Asia's Computer Challenge: Threat or Opportunity for the United States & the World?

By Jason Dedrick; Kenneth L. Kraemer | Go to book overview

to Korea; the governments of India and Vietnam have tried to tap their overseas "human resources on deposit" in the United States as well. But no one has done this as effectively as Taiwan, nor has anyone else created such a favorable environment for entrepreneurial activity as has Taiwan. The ability to take advantage of its cultural idiosyncrasies is a critical factor in the success of Taiwan's business and government strategies for computers, and the network of personal connections can be seen as the "invisible hand" behind Taiwan's computer industry.


Conclusions

Taiwan's success in computer production can be explained primarily as a result of private sector initiative supported by government efforts to develop capabilities and resources lacking in Taiwan's SME-dominated industry structure. Taiwan also was fortunate that the PC revolution created an international industry structure that lowered entry barriers to the computer industry and presented opportunities for small players to participate in the industry's global production system. Conversely, U.S. companies were fortunate to find such a source of low-cost suppliers, allowing them to avoid the dependence on Japanese suppliers that had been so costly to the consumer electronics industry. This convergence of interests has been generally beneficial to both the United States and Taiwan, although there have been winners and losers at the company level.

One key to Taiwan's success has been an industry structure consisting of a large number of highly focused companies that together make up a broad and deep industry cluster for the PC industry. Those companies not only move quickly on their own, but the network structure of industrial relations also allows for rapid coordination among companies to respond to new market opportunities. Another key success factor has been the breadth and dynamism of Taiwan's global linkages. Access to information, technology, and overseas markets through the web of personal, company, and multinational connections has given Taiwan a tremendous advantage in the PC industry. Finally, the role of government industrial policy in stimulating and coordinating private sector efforts has been vital to Taiwan's success.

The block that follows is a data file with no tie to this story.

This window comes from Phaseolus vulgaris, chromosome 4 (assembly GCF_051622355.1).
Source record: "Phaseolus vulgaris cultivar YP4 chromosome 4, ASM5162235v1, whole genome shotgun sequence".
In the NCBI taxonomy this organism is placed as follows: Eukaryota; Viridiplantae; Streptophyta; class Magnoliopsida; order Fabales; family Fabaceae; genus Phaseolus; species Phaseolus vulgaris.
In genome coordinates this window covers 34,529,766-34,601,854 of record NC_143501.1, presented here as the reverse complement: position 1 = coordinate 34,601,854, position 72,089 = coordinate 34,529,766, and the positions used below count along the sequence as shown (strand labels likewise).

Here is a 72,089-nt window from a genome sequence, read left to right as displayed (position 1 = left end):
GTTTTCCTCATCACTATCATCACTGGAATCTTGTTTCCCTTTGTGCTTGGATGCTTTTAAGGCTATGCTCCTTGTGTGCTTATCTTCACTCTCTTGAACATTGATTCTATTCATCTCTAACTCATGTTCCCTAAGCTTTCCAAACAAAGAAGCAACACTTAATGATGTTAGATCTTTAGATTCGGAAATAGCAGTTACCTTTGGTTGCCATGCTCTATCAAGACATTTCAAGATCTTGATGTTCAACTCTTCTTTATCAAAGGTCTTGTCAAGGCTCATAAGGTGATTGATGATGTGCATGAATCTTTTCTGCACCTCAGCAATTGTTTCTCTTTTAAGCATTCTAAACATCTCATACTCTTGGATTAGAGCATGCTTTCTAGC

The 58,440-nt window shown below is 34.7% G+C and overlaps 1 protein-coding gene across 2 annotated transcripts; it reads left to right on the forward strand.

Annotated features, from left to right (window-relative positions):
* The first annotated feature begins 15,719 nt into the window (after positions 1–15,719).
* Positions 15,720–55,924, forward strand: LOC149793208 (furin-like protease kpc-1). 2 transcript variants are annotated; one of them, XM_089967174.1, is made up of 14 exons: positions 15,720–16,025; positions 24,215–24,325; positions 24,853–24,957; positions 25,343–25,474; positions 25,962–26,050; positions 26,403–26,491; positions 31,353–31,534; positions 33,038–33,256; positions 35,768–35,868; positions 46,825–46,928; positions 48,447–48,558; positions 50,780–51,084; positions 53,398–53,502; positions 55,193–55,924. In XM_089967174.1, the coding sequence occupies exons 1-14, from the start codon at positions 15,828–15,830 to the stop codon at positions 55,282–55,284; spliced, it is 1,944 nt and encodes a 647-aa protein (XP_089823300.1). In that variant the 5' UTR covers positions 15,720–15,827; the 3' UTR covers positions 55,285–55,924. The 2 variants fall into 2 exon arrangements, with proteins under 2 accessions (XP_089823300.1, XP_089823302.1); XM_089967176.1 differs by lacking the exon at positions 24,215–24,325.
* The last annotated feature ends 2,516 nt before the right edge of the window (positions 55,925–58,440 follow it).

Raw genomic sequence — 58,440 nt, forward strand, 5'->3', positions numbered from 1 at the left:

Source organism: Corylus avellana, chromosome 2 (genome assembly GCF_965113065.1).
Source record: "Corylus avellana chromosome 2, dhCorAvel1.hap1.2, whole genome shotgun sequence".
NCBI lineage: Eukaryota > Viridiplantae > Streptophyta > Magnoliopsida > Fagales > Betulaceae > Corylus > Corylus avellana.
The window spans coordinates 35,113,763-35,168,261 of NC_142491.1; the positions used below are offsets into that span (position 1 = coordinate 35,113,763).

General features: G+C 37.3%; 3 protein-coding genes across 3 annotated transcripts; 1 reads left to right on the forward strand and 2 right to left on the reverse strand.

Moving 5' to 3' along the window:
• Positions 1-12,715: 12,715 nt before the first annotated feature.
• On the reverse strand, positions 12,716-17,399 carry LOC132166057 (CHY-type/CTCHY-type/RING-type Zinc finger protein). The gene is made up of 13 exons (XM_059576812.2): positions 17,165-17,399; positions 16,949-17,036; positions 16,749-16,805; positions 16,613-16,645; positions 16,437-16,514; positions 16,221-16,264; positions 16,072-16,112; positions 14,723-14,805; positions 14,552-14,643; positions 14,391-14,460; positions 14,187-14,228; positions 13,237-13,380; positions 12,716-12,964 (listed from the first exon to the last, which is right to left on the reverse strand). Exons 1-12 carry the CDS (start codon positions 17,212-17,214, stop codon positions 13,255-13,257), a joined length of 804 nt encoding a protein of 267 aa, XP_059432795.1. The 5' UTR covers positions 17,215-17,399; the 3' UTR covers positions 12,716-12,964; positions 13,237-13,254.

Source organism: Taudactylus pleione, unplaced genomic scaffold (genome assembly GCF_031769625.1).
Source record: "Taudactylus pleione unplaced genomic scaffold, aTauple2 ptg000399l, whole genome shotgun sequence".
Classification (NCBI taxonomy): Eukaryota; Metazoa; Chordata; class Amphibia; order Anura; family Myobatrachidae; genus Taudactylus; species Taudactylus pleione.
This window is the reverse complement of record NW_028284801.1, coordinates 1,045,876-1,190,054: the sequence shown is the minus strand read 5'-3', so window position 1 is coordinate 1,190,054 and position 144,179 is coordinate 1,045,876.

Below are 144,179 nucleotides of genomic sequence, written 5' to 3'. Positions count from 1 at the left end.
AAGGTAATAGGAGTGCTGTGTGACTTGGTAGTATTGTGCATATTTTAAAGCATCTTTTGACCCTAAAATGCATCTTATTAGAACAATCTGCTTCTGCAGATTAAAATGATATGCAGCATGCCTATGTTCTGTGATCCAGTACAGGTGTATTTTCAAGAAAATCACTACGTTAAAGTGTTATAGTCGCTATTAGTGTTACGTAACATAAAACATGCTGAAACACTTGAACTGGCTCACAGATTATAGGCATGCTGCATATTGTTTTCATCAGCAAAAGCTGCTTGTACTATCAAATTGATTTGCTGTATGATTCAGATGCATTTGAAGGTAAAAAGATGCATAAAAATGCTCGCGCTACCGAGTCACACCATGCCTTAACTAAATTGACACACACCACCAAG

Ultimately, both business and government strategy have depended on the web of personal relationships that make it much easier for companies to work together and with government than is the case in most countries. The fact that these connections extend far beyond the borders of the small island of Taiwan is especially important in helping Taiwan integrate into the global PC production network and avoid the isolation that has plagued the Japanese and Korean PC industries.

Taiwan's ability to compete in computers has been exceptional at both the company and country level, but like the other Asian NIES, the country faces continuing challenges as it tries to sustain its momentum in the industry. The shift of labor-intensive production offshore has helped Taiwanese companies stay competitive in the most cost sensitive market segments, such as

-172-

Notes for this page

Add a new note
If you are trying to select text to create highlights or citations, remember that you must now click or tap on the first word, and then click or tap on the last word.
One moment ...
Default project is now your active project.
Project items

Items saved from this book

This book has been saved
Highlights (0)
Some of your highlights are legacy items.

Highlights saved before July 30, 2012 will not be displayed on their respective source pages.